x Abu Dhabi, UAESaturday 22 July 2017

Tweet falls foul of the Lake Superior word banishers

A thoughtful colleague pointed me in the direction of the twin cities of Sault Ste Marie, which lie on either side of the United States and Canada border.

A thoughtful colleague has pointed me in the direction of the twin cities of Sault Ste Marie, which lie on either side of the United States and Canada border. Once a year since 1976, in a peculiarity of academic life on the American side, Lake Superior State University issues its "word banishment" list or, to give the title in full (without tampering with the unnecessary hyphenation), the List of Words and Phrases Banished from the Queen's English for Mis-Use, Over-Use and General Uselessness.

No student of reactionary opinion on language would be surprised to learn that room was found in the 2010 selection for tweet, which is what people do - and also what they produce - when they communicate on the Twitter website, and a number of derivatives including retweeting, tweetaholic and twitterature. The committee responsible for sifting through nominations submitted by the public also frowned on "friend" and "unfriend" as verbs to describe the acts of establishing or severing links with fellow users of Facebook.

The university quotes Kevin K Morris, of Oklahoma, as wondering why, in the case of friend, people could not simply use befriend, "much more pleasant to the human ear and a perfectly useful word in the dictionary". Mr Morris did not go so far as to suggest unbefriend as the antonym. Both "chillaxin", a gruesome hybrid of relaxing and "chilling", and "bromance", for a close but non-sexual male friendship, have been banished without me being aware that they even existed. But then, I had also not heard until a few days ago of "ten dot" to mean 2010, so it is clearly my duty to get out more often.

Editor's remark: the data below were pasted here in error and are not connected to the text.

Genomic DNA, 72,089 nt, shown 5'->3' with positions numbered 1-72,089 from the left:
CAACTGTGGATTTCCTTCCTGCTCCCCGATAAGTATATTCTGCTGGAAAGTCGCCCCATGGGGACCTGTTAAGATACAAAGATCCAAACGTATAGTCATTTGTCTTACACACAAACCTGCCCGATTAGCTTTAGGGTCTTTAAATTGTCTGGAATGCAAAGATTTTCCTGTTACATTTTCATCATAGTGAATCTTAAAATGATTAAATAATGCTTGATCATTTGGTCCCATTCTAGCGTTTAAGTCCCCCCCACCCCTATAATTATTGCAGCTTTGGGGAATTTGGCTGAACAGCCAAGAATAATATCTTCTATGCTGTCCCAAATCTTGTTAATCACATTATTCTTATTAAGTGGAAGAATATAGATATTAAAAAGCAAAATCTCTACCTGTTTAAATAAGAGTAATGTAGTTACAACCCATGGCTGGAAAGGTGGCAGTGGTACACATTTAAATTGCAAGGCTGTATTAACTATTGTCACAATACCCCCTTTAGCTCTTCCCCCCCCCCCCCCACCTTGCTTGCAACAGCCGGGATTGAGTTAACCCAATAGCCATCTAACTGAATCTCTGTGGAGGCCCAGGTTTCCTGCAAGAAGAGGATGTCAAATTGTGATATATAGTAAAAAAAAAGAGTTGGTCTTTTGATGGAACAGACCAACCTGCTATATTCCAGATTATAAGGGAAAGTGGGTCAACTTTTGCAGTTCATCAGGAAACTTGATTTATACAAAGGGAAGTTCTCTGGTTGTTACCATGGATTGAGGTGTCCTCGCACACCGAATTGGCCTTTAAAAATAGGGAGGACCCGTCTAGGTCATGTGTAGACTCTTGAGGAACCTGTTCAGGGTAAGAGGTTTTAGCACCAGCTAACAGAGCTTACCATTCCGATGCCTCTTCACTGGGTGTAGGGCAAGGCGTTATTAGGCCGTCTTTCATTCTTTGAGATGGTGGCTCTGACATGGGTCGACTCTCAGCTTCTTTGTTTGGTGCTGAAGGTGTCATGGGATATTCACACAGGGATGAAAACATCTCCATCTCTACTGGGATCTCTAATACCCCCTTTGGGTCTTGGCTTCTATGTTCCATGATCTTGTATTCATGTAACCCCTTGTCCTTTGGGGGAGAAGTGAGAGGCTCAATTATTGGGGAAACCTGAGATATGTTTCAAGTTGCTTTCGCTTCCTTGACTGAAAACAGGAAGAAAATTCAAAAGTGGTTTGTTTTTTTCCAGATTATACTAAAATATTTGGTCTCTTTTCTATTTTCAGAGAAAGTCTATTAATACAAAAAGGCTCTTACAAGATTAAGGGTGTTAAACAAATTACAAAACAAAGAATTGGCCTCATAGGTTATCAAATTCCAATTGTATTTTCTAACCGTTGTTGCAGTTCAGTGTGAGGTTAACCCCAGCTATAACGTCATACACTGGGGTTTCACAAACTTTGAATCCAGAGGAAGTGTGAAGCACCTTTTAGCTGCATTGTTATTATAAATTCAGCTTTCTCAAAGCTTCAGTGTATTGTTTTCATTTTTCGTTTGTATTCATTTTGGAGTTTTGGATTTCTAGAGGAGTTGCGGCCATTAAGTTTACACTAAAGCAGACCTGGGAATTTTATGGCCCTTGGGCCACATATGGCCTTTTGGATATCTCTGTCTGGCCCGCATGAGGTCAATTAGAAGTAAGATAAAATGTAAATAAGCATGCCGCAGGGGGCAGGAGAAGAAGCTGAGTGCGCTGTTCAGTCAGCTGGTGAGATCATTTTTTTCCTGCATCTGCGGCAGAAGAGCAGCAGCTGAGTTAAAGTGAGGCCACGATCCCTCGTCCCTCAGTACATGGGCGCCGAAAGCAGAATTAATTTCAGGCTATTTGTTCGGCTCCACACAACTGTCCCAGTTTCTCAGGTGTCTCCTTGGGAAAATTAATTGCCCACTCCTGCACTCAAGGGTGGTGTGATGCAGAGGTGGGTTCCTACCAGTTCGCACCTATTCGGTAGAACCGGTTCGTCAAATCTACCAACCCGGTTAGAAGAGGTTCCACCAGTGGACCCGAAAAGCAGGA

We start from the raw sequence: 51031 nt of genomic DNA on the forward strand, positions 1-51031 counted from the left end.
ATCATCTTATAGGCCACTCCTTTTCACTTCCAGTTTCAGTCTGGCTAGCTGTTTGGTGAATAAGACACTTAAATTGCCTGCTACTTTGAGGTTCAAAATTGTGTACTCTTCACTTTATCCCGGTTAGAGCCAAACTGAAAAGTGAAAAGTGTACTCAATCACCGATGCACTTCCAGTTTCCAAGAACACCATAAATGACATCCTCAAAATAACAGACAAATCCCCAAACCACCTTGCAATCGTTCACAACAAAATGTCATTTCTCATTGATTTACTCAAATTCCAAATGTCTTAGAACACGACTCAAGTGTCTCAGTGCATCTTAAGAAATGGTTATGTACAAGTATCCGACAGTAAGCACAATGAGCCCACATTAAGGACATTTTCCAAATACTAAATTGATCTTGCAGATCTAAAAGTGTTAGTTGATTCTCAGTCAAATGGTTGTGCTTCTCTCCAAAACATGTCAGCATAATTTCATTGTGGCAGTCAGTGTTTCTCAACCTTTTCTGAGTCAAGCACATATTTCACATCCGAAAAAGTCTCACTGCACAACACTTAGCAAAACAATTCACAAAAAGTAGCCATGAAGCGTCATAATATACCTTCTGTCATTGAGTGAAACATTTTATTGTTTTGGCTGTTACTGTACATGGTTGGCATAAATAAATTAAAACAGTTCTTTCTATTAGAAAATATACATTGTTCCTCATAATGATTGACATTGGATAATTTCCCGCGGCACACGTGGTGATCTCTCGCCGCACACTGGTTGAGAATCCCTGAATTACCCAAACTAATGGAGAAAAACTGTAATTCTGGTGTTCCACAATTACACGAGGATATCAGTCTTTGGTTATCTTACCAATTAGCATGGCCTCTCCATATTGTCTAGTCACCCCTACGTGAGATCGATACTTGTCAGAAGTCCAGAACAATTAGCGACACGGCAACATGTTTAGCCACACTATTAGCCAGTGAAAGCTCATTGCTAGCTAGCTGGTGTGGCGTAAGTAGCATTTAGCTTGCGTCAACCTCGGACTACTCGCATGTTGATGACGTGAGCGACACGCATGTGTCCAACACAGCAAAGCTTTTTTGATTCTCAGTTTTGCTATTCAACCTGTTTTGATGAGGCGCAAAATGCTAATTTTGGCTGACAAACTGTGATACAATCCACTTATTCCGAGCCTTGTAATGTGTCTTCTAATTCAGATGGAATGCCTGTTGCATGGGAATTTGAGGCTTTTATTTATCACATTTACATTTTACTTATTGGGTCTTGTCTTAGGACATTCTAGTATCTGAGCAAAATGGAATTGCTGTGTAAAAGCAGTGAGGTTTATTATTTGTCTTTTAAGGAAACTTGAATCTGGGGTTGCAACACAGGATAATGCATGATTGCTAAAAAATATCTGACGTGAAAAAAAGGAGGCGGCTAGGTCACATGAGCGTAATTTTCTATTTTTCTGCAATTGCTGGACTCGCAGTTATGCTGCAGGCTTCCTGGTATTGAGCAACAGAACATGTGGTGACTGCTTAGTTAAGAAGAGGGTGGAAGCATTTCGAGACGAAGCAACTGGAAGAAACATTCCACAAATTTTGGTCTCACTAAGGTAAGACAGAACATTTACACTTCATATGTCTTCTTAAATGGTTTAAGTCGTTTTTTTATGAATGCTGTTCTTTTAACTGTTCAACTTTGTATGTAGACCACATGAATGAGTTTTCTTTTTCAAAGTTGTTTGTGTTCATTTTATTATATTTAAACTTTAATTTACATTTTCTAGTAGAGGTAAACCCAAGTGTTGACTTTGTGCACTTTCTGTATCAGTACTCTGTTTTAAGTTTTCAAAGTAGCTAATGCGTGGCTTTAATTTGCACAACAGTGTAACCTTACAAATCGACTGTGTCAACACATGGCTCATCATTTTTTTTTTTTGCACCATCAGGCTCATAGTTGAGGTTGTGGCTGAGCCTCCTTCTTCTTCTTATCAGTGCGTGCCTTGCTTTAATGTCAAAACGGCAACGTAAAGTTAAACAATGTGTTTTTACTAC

Let us return to the 2010 list. The case against Obamacare, Obamanomics and similar constructions is easy enough to accept, and we would surely struggle to find a champion for "shovel-ready", apparently describing a project that is virtually complete and awaits only implementation, or "sexting" for sending explicit text messages. The "teachable moment", a lesson of any kind or an opportunity to make a point, is deplored, as are such terms, much favoured by the media and politicians, as transparency, stimulus, toxic assets and "too big to fail".

The tradition of banishing words and phrases was established by the late Bill Rabe when he was the university's director of publicity. He came up with the idea in discussion with friends at a New Year's Eve party in 1975 and the first list appeared on the following day. But does anyone take notice? History indicates that the offending terminology tends to survive. We can hardly claim that "at this point of time", in place of "now", has been shamed into disuse or that people who care about the words they use do their utmost to avoid scenario, meaningful or input, all examples from that first list.

Indeed, not everyone believes the university's failure to impose its will is a cause for regret. The Canadian columnist Colby Cosh wrote in his blog at the website of the current affairs magazine Maclean's that the list is "an endearing ironic reminder of our language's indispensable freedom from strangulating academic authority". He welcomed the fact that no one could actually "banish" words at all and mounted a strong defence of some of the terms chosen as this year's casualties. There is, he argues, no viable alternative to tweet for Twitter messages, and I reluctantly agree. Less convincingly, he insists that to "friend" people at Facebook is acceptable because the word means something different from befriending them in real life.

For the truth of the matter, I suspect, we must look beyond Mr Cosh's comments and also the strident views of the list's supporters. The exercise is not really an opportunity for Lake Superior academics to parade their superiority complex. It is a spot of harmless fun, accomplishing precisely what clever old Bill Rabe intended: generous publicity for a small and hitherto unsung educational institution.

Colin Randall is a contributing editor to The National and may be contacted at crandall@thenational.ae